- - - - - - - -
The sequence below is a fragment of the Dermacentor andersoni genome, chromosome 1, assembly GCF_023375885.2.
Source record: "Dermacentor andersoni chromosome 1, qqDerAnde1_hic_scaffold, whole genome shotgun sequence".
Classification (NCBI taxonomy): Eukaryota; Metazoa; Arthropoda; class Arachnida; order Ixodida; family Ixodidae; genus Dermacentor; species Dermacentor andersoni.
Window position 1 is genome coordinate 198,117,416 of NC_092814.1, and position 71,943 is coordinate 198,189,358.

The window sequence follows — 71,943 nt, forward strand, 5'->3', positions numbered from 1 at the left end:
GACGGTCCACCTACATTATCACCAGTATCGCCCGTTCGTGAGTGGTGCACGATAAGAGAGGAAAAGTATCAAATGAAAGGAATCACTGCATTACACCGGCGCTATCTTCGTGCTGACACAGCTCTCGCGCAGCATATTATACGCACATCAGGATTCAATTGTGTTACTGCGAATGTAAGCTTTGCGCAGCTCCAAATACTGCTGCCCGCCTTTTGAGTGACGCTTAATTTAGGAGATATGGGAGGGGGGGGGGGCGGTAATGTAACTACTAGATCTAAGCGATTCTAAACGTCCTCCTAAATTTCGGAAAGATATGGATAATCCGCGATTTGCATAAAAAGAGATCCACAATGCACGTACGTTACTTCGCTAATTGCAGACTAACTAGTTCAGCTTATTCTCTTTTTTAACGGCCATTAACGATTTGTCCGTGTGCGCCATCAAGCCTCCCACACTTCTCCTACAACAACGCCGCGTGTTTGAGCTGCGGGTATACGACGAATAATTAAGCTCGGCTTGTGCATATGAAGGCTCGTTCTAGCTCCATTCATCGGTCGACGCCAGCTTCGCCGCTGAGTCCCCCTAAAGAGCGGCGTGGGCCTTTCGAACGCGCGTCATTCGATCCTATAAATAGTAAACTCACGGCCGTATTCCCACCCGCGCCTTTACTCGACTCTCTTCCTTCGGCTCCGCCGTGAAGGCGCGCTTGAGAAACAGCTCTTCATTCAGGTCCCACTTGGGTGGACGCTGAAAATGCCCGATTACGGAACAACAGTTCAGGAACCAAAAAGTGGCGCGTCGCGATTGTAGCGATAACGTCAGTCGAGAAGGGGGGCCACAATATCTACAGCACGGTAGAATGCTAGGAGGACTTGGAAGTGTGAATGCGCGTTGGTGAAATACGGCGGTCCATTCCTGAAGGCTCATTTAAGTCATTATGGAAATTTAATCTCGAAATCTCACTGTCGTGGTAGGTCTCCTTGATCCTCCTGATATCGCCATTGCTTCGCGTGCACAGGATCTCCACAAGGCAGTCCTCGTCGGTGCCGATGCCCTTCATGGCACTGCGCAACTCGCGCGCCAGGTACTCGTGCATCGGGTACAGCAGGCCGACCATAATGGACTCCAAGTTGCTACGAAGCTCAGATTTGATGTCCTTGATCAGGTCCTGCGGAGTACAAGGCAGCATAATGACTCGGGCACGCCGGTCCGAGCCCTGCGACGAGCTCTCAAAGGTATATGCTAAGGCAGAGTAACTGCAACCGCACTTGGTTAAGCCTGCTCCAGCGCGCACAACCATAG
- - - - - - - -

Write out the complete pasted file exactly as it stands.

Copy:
The sequence below is a fragment of the Dermacentor andersoni genome, chromosome 1, assembly GCF_023375885.2.
Source record: "Dermacentor andersoni chromosome 1, qqDerAnde1_hic_scaffold, whole genome shotgun sequence".
Classification (NCBI taxonomy): Eukaryota; Metazoa; Arthropoda; class Arachnida; order Ixodida; family Ixodidae; genus Dermacentor; species Dermacentor andersoni.
Window position 1 is genome coordinate 198,117,416 of NC_092814.1, and position 71,943 is coordinate 198,189,358.

The window sequence follows — 71,943 nt, forward strand, 5'->3', positions numbered from 1 at the left end:
GACGGTCCACCTACATTATCACCAGTATCGCCCGTTCGTGAGTGGTGCACGATAAGAGAGGAAAAGTATCAAATGAAAGGAATCACTGCATTACACCGGCGCTATCTTCGTGCTGACACAGCTCTCGCGCAGCATATTATACGCACATCAGGATTCAATTGTGTTACTGCGAATGTAAGCTTTGCGCAGCTCCAAATACTGCTGCCCGCCTTTTGAGTGACGCTTAATTTAGGAGATATGGGAGGGGGGGGGGGCGGTAATGTAACTACTAGATCTAAGCGATTCTAAACGTCCTCCTAAATTTCGGAAAGATATGGATAATCCGCGATTTGCATAAAAAGAGATCCACAATGCACGTACGTTACTTCGCTAATTGCAGACTAACTAGTTCAGCTTATTCTCTTTTTTAACGGCCATTAACGATTTGTCCGTGTGCGCCATCAAGCCTCCCACACTTCTCCTACAACAACGCCGCGTGTTTGAGCTGCGGGTATACGACGAATAATTAAGCTCGGCTTGTGCATATGAAGGCTCGTTCTAGCTCCATTCATCGGTCGACGCCAGCTTCGCCGCTGAGTCCCCCTAAAGAGCGGCGTGGGCCTTTCGAACGCGCGTCATTCGATCCTATAAATAGTAAACTCACGGCCGTATTCCCACCCGCGCCTTTACTCGACTCTCTTCCTTCGGCTCCGCCGTGAAGGCGCGCTTGAGAAACAGCTCTTCATTCAGGTCCCACTTGGGTGGACGCTGAAAATGCCCGATTACGGAACAACAGTTCAGGAACCAAAAAGTGGCGCGTCGCGATTGTAGCGATAACGTCAGTCGAGAAGGGGGGCCACAATATCTACAGCACGGTAGAATGCTAGGAGGACTTGGAAGTGTGAATGCGCGTTGGTGAAATACGGCGGTCCATTCCTGAAGGCTCATTTAAGTCATTATGGAAATTTAATCTCGAAATCTCACTGTCGTGGTAGGTCTCCTTGATCCTCCTGATATCGCCATTGCTTCGCGTGCACAGGATCTCCACAAGGCAGTCCTCGTCGGTGCCGATGCCCTTCATGGCACTGCGCAACTCGCGCGCCAGGTACTCGTGCATCGGGTACAGCAGGCCGACCATAATGGACTCCAAGTTGCTACGAAGCTCAGATTTGATGTCCTTGATCAGGTCCTGCGGAGTACAAGGCAGCATAATGACTCGGGCACGCCGGTCCGAGCCCTGCGACGAGCTCTCAAAGGTATATGCTAAGGCAGAGTAACTGCAACCGCACTTGGTTAAGCCTGCTCCAGCGCGCACAACCATAG